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The Henry J. Kaiser Family Foundation

The Washington Post/KFF Survey: Nearly a Year After Hurricane Maria, Over 8 in 10 Residents of Puerto Rico Report That the Storm Affected Their Lives in Major Ways, Including Losing Power for Months, Job Losses, Major Housing Damage, Drinking Water Shortages and New or Worsening Health Problems

Nearly a year after Hurricane Maria swamped their island, eighty-three percent of the residents of Puerto Rico say the storm affected their lives in major and lasting ways, from months-long power outages to employment losses, damaged or destroyed homes, drinking water shortages and new or worsening health problems, finds a…

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A Comparative Analysis of Affected Residents’ Views of the Response to Hurricanes Maria, Harvey and Katrina

Drew Altman compares residents’ views of hurricane-recovery efforts based on five surveys of residents affected by Hurricanes Maria, Harvey and Katrina.

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Views and Experiences of Puerto Ricans One Year After Hurricane Maria

This partnership survey from The Washington Post and the Kaiser Family Foundation explores how Puerto Ricans are faring one year after Hurricane Maria struck the U.S. territory. This face-to-face survey of those living in Puerto Rico examines the impact the hurricane had on their lives, including their housing situation, financial status, and mental and physical health. It also covers issues of access to water and electricity and Puerto Ricans’ views of the government’s response to the storm and its recovery. This is the first, and only, comprehensive, island-wide representative survey to assess a broad array of impacts from Hurricane Maria and hear directly from the people of Puerto Rico about what they experienced and what the ongoing needs are.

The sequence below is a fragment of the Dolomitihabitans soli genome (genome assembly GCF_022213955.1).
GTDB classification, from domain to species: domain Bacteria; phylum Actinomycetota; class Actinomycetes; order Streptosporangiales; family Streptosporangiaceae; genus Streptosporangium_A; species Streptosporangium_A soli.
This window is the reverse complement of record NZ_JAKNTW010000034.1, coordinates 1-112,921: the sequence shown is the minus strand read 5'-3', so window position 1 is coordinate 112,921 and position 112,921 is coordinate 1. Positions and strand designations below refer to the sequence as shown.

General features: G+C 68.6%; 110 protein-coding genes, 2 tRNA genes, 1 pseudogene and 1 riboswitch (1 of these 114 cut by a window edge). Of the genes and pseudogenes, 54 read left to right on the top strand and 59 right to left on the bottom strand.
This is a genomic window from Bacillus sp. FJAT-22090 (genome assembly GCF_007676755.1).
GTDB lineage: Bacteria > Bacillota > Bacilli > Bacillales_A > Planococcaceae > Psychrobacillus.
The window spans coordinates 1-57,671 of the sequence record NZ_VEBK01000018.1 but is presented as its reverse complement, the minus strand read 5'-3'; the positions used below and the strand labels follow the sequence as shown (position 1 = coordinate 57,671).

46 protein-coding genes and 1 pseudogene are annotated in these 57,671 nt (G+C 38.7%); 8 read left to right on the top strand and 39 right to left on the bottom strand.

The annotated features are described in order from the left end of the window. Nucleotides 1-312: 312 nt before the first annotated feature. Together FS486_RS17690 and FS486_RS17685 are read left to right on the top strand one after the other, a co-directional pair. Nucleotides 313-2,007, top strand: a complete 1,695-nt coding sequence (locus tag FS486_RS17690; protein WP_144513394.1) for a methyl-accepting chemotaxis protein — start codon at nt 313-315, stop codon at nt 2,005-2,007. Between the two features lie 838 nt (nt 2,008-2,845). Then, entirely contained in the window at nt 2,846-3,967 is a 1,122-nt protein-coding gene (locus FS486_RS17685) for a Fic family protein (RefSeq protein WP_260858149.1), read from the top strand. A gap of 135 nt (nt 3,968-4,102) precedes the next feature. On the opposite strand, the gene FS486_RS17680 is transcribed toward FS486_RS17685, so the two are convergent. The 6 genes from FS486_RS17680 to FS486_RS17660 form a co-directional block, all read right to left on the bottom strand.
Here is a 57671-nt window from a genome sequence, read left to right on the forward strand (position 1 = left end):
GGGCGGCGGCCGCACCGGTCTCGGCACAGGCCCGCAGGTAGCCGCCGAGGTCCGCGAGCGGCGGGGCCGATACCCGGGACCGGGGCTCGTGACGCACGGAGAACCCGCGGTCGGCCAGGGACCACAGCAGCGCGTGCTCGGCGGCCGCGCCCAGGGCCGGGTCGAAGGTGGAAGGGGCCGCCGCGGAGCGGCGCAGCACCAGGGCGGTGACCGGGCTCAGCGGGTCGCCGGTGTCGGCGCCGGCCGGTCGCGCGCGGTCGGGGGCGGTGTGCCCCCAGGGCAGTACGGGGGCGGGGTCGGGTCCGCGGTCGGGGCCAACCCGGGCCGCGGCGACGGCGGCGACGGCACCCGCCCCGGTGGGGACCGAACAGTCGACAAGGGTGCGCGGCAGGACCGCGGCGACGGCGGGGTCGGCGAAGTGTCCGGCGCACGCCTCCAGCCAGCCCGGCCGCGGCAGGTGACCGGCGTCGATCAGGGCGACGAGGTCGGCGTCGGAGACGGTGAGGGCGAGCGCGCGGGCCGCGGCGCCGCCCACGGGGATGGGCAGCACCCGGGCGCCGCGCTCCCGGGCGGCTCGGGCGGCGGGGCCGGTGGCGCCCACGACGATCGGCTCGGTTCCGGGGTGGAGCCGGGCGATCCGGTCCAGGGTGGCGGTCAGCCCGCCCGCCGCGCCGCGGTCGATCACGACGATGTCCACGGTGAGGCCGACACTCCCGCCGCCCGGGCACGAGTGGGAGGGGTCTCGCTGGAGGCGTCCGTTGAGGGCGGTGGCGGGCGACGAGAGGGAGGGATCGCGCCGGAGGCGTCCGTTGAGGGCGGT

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The Henry J. Kaiser Family Foundation

KFF/Economist Survey: One in Five Americans Report Always or Often Feeling Lonely or Socially Isolated, Frequently With Physical, Mental, and Financial Consequences

One in five Americans (22%) say they always or often feel lonely or socially isolated, frequently with serious consequences, finds a new Kaiser Family Foundation/Economist three-country survey examining loneliness and social isolation. Americans who feel lonely or socially isolated often report negative impacts on their mental (58%) and physical (55%) health, their…

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Loneliness and Social Isolation in the United States, the United Kingdom, and Japan: An International Survey